Razor-Thin Victory For Swiss Fighter Procurement Referendum

The Swiss proposal to procure new fighter aircraft for the Swiss Air Force barely survived the ballot box on Sunday, with 50.1% of around three million eligible voters voting in favor of the plan. Just 8,670 votes made the difference between the Swiss Air 2030 plan proceeding as planned, or the Swiss government returning to the drawing board for planning how to replace their combat aircraft fleet.

Poll on the day of the referendum suggesting a 50/50 split between yes and no votes.

Polls weeks ahead of the referendum predicted a majority in support of the fighter procurement, however, the gap closed nearer to polling day, with polls on the day predicting a dead heat between the options. Ultimately, 1,605,700 people voted in favor of procurement, with 1,597,030 voting against, in a result that surprised supporters and opponents of procurement alike.

A USAF F-35A Lightning II at Payerne Air Base for Swiss evaluations in June 2019. (Photo: Swiss Air Force)

With the results in favor of procurement, the Swiss Federal Council is now mandated to procure new fighter aircraft by 2030, with Defense Minister Viola Amherd saying that the vote represented “a long-term investment in the security of the Swiss population and infrastructure”, describing the outcome as a mandate for continuing the final phrase of evaluations of the Eurofighter, Rafale, F/A-18E/F Super Hornet and the F-35A Lightning II.

US Navy F/A-18 Super Hornets at Payerne Air Base for evaluations in May 2019. (Photo: Swiss Air Force)

In an appearance on a Schweizer Radio und Fernsehen (the Swiss Broadcasting Corporation’s German-language service) television segment covering the referendum, political scientist Lukas Golder said that one of the factors that resulted in the closeness of the result was the COVID-19 pandemic and its effects, noting that the pandemic had resulted in changed political priorities that did not include the procurement of new fighter aircraft.

A French Air Force Rafale B at Payerne Air Base in May 2019. (Photo: Swiss Air Force)

Indeed, claims that the money could be put to better use elsewhere were a recurring theme in campaigning by the opposition to the fighter procurement. The Group for a Switzerland Without an Army, Green Party and other aligned political movements opposed to the procurement had argued that the aircraft procured would cost 24 billion Francs over their lifetime instead of the 6 billion Francs currently budgeted under Air 2030. According to them, the amount to be spent would have been better spent on social services like healthcare or to counter the effects of global warming.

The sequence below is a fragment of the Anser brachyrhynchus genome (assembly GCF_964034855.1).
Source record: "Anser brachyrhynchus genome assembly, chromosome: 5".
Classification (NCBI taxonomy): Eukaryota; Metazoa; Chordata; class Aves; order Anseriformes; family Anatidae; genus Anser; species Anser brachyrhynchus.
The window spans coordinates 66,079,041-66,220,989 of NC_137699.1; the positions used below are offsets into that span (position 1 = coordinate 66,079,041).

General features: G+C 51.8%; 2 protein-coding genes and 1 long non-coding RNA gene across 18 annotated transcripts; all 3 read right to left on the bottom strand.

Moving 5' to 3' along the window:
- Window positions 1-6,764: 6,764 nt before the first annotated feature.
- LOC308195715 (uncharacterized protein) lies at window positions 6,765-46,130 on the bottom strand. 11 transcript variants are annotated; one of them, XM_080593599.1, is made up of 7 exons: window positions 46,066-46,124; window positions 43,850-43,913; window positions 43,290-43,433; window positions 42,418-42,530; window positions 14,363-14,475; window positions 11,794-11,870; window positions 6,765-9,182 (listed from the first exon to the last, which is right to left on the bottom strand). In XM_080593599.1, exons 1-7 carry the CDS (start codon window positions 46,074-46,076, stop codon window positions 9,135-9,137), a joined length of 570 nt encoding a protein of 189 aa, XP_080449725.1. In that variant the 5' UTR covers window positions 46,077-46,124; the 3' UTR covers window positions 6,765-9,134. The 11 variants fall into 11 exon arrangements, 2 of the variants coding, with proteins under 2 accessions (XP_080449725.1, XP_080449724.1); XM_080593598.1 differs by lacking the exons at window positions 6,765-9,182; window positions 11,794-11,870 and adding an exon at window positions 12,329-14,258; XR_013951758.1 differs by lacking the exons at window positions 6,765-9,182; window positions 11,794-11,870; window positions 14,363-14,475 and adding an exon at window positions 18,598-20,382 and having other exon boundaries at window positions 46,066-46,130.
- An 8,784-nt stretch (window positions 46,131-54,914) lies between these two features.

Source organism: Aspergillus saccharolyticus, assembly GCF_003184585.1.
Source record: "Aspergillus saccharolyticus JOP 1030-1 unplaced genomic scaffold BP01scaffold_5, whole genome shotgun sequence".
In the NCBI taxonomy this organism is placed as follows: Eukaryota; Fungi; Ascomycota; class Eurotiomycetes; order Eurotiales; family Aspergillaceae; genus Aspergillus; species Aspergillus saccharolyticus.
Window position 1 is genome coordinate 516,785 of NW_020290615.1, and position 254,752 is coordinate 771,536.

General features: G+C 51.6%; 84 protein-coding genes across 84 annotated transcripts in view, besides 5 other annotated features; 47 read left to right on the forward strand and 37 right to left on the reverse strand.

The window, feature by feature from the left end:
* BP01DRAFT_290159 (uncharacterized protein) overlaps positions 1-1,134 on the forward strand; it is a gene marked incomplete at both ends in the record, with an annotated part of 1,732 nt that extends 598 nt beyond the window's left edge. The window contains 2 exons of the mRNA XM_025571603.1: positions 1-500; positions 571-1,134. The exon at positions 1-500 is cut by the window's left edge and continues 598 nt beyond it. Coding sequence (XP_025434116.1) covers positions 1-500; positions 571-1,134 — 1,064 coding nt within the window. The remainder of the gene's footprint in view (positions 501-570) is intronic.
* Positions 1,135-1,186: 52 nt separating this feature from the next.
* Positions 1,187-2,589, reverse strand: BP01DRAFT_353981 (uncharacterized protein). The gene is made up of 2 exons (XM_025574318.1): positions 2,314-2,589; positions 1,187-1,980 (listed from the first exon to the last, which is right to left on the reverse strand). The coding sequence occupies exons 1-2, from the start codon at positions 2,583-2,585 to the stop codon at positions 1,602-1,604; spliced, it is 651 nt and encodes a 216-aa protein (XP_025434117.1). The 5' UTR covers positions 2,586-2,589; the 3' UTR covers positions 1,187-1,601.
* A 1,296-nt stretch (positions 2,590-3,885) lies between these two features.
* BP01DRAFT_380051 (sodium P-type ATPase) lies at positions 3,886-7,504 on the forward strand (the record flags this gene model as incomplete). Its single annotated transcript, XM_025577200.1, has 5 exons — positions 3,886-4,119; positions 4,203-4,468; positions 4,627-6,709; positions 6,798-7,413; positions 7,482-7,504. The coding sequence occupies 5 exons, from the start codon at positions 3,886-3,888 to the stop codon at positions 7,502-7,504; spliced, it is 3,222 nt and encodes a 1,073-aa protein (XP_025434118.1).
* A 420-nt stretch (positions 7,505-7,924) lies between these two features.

Swiss F-5Es on exercise. (Photo: Swiss Air Force)

This referendum comes 6 years after a referendum in May 2014 on procurement of Saab Gripen MS21s to replace the F-5Es Tiger fleet failed, with 53.41 percent of voters then voting against the procurement of the Swedish aircraft, following the leak of a Swiss Air Force assessment suggesting that the Gripen MS21 was being procured on cost grounds, despite being the least capable option compared to the Eurofighter and Rafale. The successor to the Gripen MS21, the Gripen E, was disqualified from Air 2030 last year after Swiss defense procurement agency Armasuisse deemed the Gripen E as not operationally ready as of the trials, compared to the other contenders.

A Swiss Air Force F/A-18 prepares for a night sortie during a joint training exercise in the United Kingdom with the Royal Air Force. (Photo: Swiss Air Force)

However narrow the margin may be, the Federal Council is now on path to decide which aircraft type to procure in the middle of 2021, with aircraft deliveries expected to begin in 2025. The procurement program is expected to complete in 2030, with the Swiss Air Force’s remaining F-5E Tigers and F/A-18 Legacy Hornets to be retired upon the completion of the program.

A Royal Air Force Eurofighter at Payerne Air Base in April 2019. (Photo: Swiss Air Force)

With both sides claiming victory of some sort, it’s clear that the procurement will remain controversial, with opponents now claiming that the narrow margin of victory should disqualify the American contenders out of concerns of increased technological dependence on the US. Supporters of the procurement dispute the idea, saying that technological dependence is one of the evaluation metrics being used. Levin Lempert, secretary of Group for a Switzerland Without an Army, has since stated that the group is considering the creation of a popular initiative against whichever aircraft the Swiss Air Force decides on procuring.